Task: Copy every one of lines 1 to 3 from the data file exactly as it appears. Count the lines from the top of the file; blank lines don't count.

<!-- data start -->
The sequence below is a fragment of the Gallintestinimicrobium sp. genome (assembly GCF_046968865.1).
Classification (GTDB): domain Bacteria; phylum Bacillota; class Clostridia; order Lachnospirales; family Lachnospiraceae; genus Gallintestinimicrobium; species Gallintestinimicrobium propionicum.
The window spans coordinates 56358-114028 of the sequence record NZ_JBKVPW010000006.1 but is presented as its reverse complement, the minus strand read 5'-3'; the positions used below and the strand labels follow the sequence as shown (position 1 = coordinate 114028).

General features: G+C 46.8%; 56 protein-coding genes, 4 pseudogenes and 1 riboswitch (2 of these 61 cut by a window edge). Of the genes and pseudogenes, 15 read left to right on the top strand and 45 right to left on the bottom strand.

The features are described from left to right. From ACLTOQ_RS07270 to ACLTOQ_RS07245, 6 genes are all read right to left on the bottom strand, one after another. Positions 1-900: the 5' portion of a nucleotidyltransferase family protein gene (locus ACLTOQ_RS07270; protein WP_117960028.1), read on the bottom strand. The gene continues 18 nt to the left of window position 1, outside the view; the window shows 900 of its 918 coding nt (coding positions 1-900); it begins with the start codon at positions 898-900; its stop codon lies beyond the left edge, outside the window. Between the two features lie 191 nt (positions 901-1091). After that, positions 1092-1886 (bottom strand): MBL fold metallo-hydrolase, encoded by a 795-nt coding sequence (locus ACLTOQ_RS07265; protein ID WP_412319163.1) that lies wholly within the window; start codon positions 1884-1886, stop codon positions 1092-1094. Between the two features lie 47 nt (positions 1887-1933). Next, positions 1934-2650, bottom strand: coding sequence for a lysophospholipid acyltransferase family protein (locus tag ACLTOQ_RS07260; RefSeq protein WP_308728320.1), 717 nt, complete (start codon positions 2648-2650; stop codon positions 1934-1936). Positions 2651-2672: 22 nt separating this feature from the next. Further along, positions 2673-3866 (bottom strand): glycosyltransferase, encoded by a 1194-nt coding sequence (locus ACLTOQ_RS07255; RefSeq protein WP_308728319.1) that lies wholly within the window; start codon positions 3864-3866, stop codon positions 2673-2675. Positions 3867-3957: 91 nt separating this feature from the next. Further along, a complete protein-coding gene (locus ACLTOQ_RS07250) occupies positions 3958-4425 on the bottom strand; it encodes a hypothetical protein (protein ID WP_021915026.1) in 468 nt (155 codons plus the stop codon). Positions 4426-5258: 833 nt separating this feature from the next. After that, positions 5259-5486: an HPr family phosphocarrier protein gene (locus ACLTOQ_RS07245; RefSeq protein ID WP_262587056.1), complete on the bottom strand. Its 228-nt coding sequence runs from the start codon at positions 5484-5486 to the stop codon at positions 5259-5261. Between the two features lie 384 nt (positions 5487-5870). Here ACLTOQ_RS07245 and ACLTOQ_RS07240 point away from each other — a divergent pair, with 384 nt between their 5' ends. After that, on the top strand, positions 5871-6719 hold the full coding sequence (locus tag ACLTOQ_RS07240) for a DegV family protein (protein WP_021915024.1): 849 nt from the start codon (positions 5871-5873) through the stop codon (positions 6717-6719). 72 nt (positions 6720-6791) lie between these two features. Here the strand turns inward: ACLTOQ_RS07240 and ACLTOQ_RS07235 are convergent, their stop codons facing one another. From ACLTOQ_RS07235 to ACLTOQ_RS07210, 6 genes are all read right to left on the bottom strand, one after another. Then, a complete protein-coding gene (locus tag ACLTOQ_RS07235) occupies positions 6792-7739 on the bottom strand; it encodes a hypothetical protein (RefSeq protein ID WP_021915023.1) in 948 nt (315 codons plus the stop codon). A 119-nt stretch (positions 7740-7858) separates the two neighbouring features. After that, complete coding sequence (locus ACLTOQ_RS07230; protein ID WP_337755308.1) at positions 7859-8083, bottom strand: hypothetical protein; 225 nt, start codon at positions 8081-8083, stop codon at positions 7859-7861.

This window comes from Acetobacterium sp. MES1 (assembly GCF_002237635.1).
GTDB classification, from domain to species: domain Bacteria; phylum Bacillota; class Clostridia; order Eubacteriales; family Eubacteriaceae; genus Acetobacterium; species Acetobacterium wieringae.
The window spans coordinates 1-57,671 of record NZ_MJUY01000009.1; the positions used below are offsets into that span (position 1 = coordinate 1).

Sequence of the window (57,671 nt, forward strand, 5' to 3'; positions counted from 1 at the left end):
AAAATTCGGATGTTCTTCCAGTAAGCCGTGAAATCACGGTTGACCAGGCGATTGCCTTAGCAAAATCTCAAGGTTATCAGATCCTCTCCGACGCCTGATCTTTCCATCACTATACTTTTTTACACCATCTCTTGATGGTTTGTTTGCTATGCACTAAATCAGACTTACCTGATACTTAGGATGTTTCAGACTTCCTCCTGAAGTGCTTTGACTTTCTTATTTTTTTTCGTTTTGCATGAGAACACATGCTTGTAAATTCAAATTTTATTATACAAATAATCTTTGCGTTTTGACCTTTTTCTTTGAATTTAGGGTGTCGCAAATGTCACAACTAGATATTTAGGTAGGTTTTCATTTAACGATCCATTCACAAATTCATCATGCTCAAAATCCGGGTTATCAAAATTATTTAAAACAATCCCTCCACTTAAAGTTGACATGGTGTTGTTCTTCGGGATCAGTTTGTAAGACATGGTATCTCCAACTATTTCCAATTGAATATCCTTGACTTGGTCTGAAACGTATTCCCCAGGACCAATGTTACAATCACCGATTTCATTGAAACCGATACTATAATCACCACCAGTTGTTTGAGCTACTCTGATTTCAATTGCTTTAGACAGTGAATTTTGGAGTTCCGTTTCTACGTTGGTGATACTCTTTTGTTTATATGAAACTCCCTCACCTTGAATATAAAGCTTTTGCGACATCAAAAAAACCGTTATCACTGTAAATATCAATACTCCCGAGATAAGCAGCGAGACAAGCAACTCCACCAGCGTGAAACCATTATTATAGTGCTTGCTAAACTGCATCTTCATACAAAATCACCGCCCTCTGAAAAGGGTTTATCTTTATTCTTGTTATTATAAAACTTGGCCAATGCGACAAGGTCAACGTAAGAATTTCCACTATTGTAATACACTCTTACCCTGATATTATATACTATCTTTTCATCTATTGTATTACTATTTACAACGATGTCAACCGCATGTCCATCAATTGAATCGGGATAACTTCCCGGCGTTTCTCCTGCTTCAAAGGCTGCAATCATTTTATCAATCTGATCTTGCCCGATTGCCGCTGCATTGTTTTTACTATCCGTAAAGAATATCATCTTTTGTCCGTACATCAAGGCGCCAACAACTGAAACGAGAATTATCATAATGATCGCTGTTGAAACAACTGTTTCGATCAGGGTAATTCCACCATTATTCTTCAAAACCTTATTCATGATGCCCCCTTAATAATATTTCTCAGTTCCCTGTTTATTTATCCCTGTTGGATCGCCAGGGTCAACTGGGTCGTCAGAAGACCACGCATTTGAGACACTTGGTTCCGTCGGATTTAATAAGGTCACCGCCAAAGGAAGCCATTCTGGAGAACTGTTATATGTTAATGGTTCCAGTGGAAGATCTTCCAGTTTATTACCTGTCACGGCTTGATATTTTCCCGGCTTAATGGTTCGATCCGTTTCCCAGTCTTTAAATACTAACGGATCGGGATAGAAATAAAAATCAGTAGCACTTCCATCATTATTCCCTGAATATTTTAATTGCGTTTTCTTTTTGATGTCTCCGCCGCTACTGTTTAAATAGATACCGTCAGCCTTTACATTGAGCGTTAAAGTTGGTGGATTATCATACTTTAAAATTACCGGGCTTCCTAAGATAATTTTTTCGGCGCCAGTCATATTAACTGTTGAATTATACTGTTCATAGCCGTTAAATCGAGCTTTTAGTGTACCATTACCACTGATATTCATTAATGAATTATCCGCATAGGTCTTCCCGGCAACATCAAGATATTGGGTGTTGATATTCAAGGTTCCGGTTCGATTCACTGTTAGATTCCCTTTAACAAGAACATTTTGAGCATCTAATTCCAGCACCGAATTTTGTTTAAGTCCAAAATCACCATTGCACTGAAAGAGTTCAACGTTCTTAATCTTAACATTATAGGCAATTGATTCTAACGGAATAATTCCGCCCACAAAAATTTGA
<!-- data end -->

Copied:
The sequence below is a fragment of the Gallintestinimicrobium sp. genome (assembly GCF_046968865.1).
Classification (GTDB): domain Bacteria; phylum Bacillota; class Clostridia; order Lachnospirales; family Lachnospiraceae; genus Gallintestinimicrobium; species Gallintestinimicrobium propionicum.
The window spans coordinates 56358-114028 of the sequence record NZ_JBKVPW010000006.1 but is presented as its reverse complement, the minus strand read 5'-3'; the positions used below and the strand labels follow the sequence as shown (position 1 = coordinate 114028).